into the Christian ministry, and became a great and shinThat is my motto for you to.night, and I cannot but ing light. He at once stepped into the ranks of a repeat also the two points which Mr. Carey chose to host of evangelical heroes then in the New York Confermake in his discussion of that subject. He said, in the ence, among whom were Garretson, and Thatcher, and first place, "ATTEMPT Great Things For God.” In the Snethen, Ezekiel Cooper, and Hibbard, and Ruter, and second place, he said, “ExpFcT GREAT THINGS FROM Ostrander, and Clark, and Crawford. God." I repeat this to you then as my additional word. How the old times come tbrongiog back upon some With this spirit I believe benedictions will come down of you at the mention of the name of Natban Bangs: not only upon India, and China, and Bulgaria, and Mexico, and South America, and Italy, and all our missions

Ford memory to its duty true, in Europe and elsewhere, but they will come down upon

Brings back that faded form to view, our own hearts and our homes and Churches. God will

How lifelike through the mists of years,

That well remembered face appears. abundantly bless us.

Another great Divine has said : “Aim high, and it It is almost a century ago since his familiar form, that will please a high and holy God." Do not let us be sat-grand, gray, leaning head, but always leading on the isfied in such a great undertaking as this with small right side, vanished from our presence. “He was not, things. Let us accomplish this undertaking of ours in for God took him.” He was the founder of our periodthe name of the Lord of Hosts; A MILLION A YEAR ical literature, and one of the founders of our present For Missions. (Applause).

system of educational institutions. He took high rank

among the ablest editors of the Church. Under God, Bishop Harris.—The next speaker is one whose voice he was the father of this Missionary Society, whose is often heard in advocacy of Christian Missions, and in 66th anniversary is celebrated this evening. advocacy of almost every other good cause, and it bas It was the theme of conversation with him for months always seemed to me that the last speech he makes is with his brethren, and with the chief lay men of that the best one I ever heard him make. I have the pleas- day, and his voice rang out clear and eloquently, in the ure of introducing to the audience General Fisk. (Apold Forsyth Street Methodist Episcopal Church, then the plause).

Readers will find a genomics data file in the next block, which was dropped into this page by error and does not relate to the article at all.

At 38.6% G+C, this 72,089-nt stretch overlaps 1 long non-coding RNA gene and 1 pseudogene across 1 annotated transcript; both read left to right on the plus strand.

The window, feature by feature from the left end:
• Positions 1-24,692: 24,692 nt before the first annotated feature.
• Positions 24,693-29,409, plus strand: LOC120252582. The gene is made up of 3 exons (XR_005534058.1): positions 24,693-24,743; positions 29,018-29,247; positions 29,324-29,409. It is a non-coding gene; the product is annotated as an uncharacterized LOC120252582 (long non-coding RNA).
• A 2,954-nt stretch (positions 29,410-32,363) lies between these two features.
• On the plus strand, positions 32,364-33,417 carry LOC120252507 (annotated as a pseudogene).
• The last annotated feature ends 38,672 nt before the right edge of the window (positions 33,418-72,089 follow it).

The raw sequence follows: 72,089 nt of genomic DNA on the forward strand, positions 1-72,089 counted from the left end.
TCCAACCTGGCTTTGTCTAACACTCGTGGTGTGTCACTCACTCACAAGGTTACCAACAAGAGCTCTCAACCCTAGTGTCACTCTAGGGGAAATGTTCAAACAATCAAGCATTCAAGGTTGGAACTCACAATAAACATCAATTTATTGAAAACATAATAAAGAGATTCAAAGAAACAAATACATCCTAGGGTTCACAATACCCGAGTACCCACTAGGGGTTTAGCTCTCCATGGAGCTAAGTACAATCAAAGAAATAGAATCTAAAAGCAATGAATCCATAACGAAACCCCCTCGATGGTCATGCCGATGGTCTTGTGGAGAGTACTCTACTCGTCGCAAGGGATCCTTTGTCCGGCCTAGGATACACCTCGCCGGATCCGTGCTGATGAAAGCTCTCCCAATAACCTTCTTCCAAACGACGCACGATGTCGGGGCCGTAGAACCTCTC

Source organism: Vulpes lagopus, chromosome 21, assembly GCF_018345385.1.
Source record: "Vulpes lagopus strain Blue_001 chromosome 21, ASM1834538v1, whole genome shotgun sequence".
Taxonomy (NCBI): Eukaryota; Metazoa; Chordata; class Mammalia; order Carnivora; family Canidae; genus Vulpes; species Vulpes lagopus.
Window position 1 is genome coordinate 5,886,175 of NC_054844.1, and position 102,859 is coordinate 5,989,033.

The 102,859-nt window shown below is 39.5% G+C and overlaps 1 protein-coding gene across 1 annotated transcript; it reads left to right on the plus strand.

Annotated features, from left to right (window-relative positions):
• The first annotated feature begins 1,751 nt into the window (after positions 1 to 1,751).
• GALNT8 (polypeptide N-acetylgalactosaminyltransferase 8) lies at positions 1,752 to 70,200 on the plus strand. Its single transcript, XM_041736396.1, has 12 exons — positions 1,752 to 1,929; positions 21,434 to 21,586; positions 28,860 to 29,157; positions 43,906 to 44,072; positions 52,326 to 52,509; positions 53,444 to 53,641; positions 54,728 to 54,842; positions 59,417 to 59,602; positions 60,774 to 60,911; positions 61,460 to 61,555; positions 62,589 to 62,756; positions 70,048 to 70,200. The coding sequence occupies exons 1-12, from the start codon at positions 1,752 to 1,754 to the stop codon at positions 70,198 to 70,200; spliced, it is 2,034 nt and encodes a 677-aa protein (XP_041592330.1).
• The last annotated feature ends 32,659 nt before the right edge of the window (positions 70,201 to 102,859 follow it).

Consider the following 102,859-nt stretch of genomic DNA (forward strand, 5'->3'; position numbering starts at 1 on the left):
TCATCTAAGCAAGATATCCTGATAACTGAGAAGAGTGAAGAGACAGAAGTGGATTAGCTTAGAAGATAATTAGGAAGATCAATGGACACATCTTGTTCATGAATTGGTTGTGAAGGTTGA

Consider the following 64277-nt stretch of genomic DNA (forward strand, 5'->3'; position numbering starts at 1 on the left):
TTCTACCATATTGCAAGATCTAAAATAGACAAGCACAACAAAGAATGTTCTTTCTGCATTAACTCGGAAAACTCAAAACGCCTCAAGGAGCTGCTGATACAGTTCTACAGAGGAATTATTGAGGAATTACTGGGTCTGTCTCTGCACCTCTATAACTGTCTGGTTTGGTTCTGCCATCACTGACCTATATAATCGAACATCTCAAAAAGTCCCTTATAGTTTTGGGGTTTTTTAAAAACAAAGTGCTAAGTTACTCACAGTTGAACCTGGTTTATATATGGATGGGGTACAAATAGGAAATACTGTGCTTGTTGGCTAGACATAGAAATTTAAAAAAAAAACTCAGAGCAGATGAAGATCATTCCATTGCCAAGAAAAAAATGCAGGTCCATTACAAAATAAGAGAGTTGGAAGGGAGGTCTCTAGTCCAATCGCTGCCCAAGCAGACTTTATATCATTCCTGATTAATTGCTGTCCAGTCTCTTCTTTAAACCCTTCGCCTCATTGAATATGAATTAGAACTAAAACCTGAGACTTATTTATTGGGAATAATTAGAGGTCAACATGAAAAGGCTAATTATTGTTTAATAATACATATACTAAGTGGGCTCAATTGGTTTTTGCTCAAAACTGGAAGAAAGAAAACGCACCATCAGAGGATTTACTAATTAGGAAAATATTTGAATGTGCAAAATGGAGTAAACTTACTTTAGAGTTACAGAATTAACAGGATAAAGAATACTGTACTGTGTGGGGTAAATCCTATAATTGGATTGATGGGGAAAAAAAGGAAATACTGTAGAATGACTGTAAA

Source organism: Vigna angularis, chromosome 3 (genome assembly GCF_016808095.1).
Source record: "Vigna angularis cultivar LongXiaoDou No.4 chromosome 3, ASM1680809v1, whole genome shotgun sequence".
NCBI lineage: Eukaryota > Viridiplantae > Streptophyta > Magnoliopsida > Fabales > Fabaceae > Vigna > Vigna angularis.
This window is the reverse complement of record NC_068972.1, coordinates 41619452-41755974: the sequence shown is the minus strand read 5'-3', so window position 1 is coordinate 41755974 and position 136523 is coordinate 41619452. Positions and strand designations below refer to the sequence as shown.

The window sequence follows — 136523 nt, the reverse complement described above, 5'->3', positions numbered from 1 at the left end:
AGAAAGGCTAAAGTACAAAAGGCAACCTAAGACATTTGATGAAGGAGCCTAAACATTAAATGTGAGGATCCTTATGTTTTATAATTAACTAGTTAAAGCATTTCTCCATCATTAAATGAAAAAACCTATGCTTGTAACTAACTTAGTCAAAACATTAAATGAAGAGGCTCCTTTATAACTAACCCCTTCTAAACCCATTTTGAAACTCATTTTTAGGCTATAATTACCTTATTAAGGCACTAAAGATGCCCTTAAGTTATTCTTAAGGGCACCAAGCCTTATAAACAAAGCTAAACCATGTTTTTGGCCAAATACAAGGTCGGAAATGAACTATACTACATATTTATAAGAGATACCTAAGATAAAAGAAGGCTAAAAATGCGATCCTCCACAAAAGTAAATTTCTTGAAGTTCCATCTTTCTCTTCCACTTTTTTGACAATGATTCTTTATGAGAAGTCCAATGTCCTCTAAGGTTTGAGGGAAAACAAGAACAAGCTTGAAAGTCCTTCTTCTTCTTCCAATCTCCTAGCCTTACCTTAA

Metropolitan Church of this city. Speaking there in General Fisk.— Bishop Harris and Friends:- When bebalf of this great cause, he rejoiced in seeing a large Dr. Reid intimated that he might talk all night, I began meeting with an unanimous vote organize this Society. to feel happy, as then I would be left cff; and I was quite with his own hand he wrote its first constitution, its sure that in that event the Doctor would get some re- first circulars of appeal to the Church at large, and sponse from the gallery towards daylight, that they many of its first reports. Nathan Bangs as Secretary, said did come to a certain minister in New England not as Treasurer, as Vice-President, as Manager, was always long since. He had been for a long time a Methodist the faithful friend and servant of this Society, until he preacher, but thought that for some reason or other he was called to bis reward in Heaven. ought to leave our communion and go to another. The What bath God wrought in sixty-six years ? Where people said “God bless you ; go and do them good." you now sit, in this beautiful, almost matchless temple of

He went into the Presbyterian Church, and securing a music was then a wheat field of the old Brevoort farm, Pastorate, began to write and read his sei mons, and and there were but few scattered houses this side of Canal preach very long, but he soon began to miss the re- street. It was only six years before the introduction sponges which had cheered him in a Methodist meeting; of gas below Canal street, and twenty-three years before